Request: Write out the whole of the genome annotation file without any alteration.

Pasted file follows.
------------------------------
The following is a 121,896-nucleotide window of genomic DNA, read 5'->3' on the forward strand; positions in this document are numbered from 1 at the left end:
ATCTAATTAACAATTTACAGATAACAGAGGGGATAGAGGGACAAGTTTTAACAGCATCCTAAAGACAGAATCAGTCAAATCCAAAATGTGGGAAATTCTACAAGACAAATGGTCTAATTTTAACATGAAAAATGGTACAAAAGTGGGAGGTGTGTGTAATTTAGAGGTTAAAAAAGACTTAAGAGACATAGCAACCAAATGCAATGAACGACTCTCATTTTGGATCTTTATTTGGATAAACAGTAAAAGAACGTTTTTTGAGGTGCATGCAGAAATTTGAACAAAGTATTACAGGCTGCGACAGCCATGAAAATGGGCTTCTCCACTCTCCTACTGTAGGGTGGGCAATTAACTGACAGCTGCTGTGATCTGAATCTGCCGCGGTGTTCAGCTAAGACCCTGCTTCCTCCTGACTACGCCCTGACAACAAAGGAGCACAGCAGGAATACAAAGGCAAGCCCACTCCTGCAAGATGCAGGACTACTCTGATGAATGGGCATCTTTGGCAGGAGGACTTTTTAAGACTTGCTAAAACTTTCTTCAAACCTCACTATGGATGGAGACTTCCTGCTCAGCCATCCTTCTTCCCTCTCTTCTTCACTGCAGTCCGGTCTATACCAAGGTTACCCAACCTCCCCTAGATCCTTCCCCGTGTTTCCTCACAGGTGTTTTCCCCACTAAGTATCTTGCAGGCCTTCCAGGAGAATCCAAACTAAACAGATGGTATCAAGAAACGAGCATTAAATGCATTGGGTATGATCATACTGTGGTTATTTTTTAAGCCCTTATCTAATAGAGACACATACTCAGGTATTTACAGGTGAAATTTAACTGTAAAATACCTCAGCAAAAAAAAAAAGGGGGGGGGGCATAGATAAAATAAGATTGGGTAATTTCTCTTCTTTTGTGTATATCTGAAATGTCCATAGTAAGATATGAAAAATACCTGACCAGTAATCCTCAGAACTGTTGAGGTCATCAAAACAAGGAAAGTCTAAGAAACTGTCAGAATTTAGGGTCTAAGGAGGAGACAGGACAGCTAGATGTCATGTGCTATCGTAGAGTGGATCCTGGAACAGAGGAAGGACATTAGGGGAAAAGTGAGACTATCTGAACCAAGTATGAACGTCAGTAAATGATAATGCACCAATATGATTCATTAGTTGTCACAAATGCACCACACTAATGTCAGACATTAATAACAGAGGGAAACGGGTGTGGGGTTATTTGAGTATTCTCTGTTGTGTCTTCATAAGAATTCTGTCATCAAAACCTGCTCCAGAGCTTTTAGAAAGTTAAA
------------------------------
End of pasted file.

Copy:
The following is a 121,896-nucleotide window of genomic DNA, read 5'->3' on the forward strand; positions in this document are numbered from 1 at the left end:
ATCTAATTAACAATTTACAGATAACAGAGGGGATAGAGGGACAAGTTTTAACAGCATCCTAAAGACAGAATCAGTCAAATCCAAAATGTGGGAAATTCTACAAGACAAATGGTCTAATTTTAACATGAAAAATGGTACAAAAGTGGGAGGTGTGTGTAATTTAGAGGTTAAAAAAGACTTAAGAGACATAGCAACCAAATGCAATGAACGACTCTCATTTTGGATCTTTATTTGGATAAACAGTAAAAGAACGTTTTTTGAGGTGCATGCAGAAATTTGAACAAAGTATTACAGGCTGCGACAGCCATGAAAATGGGCTTCTCCACTCTCCTACTGTAGGGTGGGCAATTAACTGACAGCTGCTGTGATCTGAATCTGCCGCGGTGTTCAGCTAAGACCCTGCTTCCTCCTGACTACGCCCTGACAACAAAGGAGCACAGCAGGAATACAAAGGCAAGCCCACTCCTGCAAGATGCAGGACTACTCTGATGAATGGGCATCTTTGGCAGGAGGACTTTTTAAGACTTGCTAAAACTTTCTTCAAACCTCACTATGGATGGAGACTTCCTGCTCAGCCATCCTTCTTCCCTCTCTTCTTCACTGCAGTCCGGTCTATACCAAGGTTACCCAACCTCCCCTAGATCCTTCCCCGTGTTTCCTCACAGGTGTTTTCCCCACTAAGTATCTTGCAGGCCTTCCAGGAGAATCCAAACTAAACAGATGGTATCAAGAAACGAGCATTAAATGCATTGGGTATGATCATACTGTGGTTATTTTTTAAGCCCTTATCTAATAGAGACACATACTCAGGTATTTACAGGTGAAATTTAACTGTAAAATACCTCAGCAAAAAAAAAAAGGGGGGGGGGCATAGATAAAATAAGATTGGGTAATTTCTCTTCTTTTGTGTATATCTGAAATGTCCATAGTAAGATATGAAAAATACCTGACCAGTAATCCTCAGAACTGTTGAGGTCATCAAAACAAGGAAAGTCTAAGAAACTGTCAGAATTTAGGGTCTAAGGAGGAGACAGGACAGCTAGATGTCATGTGCTATCGTAGAGTGGATCCTGGAACAGAGGAAGGACATTAGGGGAAAAGTGAGACTATCTGAACCAAGTATGAACGTCAGTAAATGATAATGCACCAATATGATTCATTAGTTGTCACAAATGCACCACACTAATGTCAGACATTAATAACAGAGGGAAACGGGTGTGGGGTTATTTGAGTATTCTCTGTTGTGTCTTCATAAGAATTCTGTCATCAAAACCTGCTCCAGAGCTTTTAGAAAGTTAAA